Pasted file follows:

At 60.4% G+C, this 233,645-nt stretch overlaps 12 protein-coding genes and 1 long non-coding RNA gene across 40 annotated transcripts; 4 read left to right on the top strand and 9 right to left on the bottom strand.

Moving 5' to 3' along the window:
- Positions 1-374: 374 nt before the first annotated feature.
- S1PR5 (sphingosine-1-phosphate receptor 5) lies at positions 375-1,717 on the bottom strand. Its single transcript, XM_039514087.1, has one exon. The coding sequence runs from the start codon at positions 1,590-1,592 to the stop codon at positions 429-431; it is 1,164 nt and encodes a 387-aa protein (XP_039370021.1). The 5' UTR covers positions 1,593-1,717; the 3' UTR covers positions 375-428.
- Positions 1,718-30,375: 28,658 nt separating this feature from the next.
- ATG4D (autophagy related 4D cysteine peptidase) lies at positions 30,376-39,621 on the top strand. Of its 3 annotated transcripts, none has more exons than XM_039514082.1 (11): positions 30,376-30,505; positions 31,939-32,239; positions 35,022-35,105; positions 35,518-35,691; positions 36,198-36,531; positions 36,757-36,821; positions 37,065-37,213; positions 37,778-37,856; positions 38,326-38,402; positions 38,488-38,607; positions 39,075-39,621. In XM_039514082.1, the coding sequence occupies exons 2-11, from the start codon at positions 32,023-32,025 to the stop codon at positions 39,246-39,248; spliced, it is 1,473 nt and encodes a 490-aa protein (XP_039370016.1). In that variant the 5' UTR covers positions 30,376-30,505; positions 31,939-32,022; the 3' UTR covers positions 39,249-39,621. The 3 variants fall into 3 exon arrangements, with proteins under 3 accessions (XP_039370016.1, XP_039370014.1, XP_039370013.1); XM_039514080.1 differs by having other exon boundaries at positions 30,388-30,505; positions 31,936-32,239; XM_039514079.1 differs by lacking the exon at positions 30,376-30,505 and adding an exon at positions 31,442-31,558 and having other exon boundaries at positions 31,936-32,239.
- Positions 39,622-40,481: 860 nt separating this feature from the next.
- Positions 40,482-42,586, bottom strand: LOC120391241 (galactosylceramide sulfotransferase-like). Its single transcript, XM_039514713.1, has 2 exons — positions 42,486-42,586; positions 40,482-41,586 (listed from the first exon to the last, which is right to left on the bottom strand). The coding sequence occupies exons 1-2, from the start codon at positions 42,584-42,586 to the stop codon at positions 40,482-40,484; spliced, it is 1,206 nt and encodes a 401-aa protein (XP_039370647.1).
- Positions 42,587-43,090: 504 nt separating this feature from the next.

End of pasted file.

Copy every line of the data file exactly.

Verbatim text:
At 60.4% G+C, this 233,645-nt stretch overlaps 12 protein-coding genes and 1 long non-coding RNA gene across 40 annotated transcripts; 4 read left to right on the top strand and 9 right to left on the bottom strand.

Moving 5' to 3' along the window:
- Positions 1-374: 374 nt before the first annotated feature.
- S1PR5 (sphingosine-1-phosphate receptor 5) lies at positions 375-1,717 on the bottom strand. Its single transcript, XM_039514087.1, has one exon. The coding sequence runs from the start codon at positions 1,590-1,592 to the stop codon at positions 429-431; it is 1,164 nt and encodes a 387-aa protein (XP_039370021.1). The 5' UTR covers positions 1,593-1,717; the 3' UTR covers positions 375-428.
- Positions 1,718-30,375: 28,658 nt separating this feature from the next.
- ATG4D (autophagy related 4D cysteine peptidase) lies at positions 30,376-39,621 on the top strand. Of its 3 annotated transcripts, none has more exons than XM_039514082.1 (11): positions 30,376-30,505; positions 31,939-32,239; positions 35,022-35,105; positions 35,518-35,691; positions 36,198-36,531; positions 36,757-36,821; positions 37,065-37,213; positions 37,778-37,856; positions 38,326-38,402; positions 38,488-38,607; positions 39,075-39,621. In XM_039514082.1, the coding sequence occupies exons 2-11, from the start codon at positions 32,023-32,025 to the stop codon at positions 39,246-39,248; spliced, it is 1,473 nt and encodes a 490-aa protein (XP_039370016.1). In that variant the 5' UTR covers positions 30,376-30,505; positions 31,939-32,022; the 3' UTR covers positions 39,249-39,621. The 3 variants fall into 3 exon arrangements, with proteins under 3 accessions (XP_039370016.1, XP_039370014.1, XP_039370013.1); XM_039514080.1 differs by having other exon boundaries at positions 30,388-30,505; positions 31,936-32,239; XM_039514079.1 differs by lacking the exon at positions 30,376-30,505 and adding an exon at positions 31,442-31,558 and having other exon boundaries at positions 31,936-32,239.
- Positions 39,622-40,481: 860 nt separating this feature from the next.
- Positions 40,482-42,586, bottom strand: LOC120391241 (galactosylceramide sulfotransferase-like). Its single transcript, XM_039514713.1, has 2 exons — positions 42,486-42,586; positions 40,482-41,586 (listed from the first exon to the last, which is right to left on the bottom strand). The coding sequence occupies exons 1-2, from the start codon at positions 42,584-42,586 to the stop codon at positions 40,482-40,484; spliced, it is 1,206 nt and encodes a 401-aa protein (XP_039370647.1).
- Positions 42,587-43,090: 504 nt separating this feature from the next.